Infecting a patient with hepatitis C to save his life


Montefiore became the first New York health system to use livers with hep-C in transplants for uninfected patients who might otherwise die waiting for a match. Alvin Fisher was first in line

THE PROS AND CONS: Fisher discussed all aspects of the transplant decision with the Montefiore team. Photo: Buck Innis
Alvin Fisher was back at Montefiore Health System on March 23, hospitalized again for problems related to his failing liver. He expected to be discharged the next day, but early that morning a doctor delivered the news: After 14 months, the Bronx hospital had found the 21-year-old a new liver. A man in his early 30s had died in a fall, and a team from Montefiore was heading upstate to examine the organ.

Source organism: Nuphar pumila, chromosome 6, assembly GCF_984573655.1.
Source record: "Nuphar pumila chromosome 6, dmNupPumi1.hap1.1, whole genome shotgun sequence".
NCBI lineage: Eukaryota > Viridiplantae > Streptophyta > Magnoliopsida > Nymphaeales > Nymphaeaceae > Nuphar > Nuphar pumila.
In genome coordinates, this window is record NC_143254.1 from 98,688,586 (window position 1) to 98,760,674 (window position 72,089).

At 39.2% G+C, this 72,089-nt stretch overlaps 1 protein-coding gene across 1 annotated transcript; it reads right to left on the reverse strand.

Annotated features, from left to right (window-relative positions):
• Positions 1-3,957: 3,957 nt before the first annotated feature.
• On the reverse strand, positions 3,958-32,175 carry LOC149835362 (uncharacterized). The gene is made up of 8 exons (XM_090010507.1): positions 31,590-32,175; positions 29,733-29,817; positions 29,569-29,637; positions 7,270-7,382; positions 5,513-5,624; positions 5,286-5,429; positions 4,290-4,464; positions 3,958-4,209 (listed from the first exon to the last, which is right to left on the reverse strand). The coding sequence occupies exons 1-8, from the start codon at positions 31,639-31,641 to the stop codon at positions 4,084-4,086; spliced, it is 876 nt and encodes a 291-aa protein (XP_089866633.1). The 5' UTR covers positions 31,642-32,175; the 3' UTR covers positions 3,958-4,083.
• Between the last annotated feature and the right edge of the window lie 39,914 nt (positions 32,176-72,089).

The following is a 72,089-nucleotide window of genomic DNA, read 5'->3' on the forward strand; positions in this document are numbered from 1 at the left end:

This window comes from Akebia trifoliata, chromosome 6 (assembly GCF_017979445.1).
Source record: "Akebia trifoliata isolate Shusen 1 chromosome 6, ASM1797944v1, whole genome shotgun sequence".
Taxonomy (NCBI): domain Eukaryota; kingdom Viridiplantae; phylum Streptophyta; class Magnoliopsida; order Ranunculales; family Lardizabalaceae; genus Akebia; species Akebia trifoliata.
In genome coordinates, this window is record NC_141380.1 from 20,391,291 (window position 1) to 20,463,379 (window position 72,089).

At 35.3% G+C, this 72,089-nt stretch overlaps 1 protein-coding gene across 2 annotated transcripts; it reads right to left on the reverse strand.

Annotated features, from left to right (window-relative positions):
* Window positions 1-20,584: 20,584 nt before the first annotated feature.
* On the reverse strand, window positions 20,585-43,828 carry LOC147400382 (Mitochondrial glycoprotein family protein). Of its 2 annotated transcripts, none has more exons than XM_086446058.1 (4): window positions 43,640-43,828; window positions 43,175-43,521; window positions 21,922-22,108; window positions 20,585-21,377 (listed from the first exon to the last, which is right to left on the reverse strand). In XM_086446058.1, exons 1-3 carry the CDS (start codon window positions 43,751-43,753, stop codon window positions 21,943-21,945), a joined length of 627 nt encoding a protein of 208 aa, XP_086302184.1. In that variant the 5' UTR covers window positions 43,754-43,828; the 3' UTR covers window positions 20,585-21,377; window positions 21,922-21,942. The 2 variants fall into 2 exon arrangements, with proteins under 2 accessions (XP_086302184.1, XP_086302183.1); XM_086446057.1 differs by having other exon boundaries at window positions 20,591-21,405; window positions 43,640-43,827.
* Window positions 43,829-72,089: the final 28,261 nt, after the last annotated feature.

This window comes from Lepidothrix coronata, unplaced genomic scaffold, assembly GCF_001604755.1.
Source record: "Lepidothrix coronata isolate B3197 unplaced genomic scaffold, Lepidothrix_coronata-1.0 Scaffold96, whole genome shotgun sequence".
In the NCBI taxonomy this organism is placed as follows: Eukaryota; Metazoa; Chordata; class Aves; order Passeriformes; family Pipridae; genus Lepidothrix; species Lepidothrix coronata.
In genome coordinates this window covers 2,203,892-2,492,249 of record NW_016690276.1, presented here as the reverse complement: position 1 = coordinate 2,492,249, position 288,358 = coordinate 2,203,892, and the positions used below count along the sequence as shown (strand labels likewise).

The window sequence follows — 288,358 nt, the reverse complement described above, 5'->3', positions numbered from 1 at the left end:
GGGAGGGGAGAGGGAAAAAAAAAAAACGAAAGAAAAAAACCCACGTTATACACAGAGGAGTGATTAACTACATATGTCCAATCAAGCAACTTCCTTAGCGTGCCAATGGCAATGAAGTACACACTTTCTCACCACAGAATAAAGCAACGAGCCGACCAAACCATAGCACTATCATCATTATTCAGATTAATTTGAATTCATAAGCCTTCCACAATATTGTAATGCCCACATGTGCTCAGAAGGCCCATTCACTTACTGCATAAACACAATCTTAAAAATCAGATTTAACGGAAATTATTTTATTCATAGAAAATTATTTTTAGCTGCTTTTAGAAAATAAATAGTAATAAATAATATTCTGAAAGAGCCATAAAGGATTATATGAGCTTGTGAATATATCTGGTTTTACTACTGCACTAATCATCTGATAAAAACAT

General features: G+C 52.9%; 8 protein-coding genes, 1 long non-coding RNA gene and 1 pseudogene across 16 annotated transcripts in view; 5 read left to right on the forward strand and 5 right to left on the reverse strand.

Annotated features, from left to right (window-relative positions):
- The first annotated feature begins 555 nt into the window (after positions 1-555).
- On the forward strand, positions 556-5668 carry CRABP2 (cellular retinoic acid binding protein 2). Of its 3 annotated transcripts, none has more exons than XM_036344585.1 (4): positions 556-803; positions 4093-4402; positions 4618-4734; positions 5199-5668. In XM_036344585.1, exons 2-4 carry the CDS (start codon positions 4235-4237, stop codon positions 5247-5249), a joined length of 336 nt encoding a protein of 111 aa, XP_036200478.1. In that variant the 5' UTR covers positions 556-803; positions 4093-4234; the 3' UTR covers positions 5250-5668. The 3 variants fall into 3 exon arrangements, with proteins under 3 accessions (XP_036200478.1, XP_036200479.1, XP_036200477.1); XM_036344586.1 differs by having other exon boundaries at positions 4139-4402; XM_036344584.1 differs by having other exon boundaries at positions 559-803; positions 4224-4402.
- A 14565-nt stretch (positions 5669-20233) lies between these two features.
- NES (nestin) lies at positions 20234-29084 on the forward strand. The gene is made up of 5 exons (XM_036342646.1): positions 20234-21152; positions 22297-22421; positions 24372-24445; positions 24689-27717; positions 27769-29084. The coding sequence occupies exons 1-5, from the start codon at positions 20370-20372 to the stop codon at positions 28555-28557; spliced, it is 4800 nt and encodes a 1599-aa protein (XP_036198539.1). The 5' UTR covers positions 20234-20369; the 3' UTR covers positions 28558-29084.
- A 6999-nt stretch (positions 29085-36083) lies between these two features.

Fisher contained his emotions. "I didn't get my hopes up too much, because they could say at the last minute it was too damaged for me to have," he said.

There was reason for Fisher to be circumspect. Until then he had been behind about 30 New Yorkers waiting for a liver, giving him just a 50-50 chance of surviving long enough to get a transplant. But five weeks earlier, doctors at Montefiore had made an offer that dramatically expanded his options: He could get a liver faster if he agreed to accept one with a potentially fatal disease. He said yes.

On March 24 Fisher became the first patient in New York City to be willingly infected with hepatitis C in order to obtain a liver that might otherwise have gone to waste. For Fisher that meant taking a leap of faith that the Montefiore doctors could cure him of hep C, a blood-borne virus that could itself cause cancer and liver failure. Continue reading

You have the power to SAVE lives.  Register as an organ, eye, and tissue donor
Go to:   |   Social Media Declaration: #OrganDonor
To ensure your gift is honored, share your donation wishes with family and friends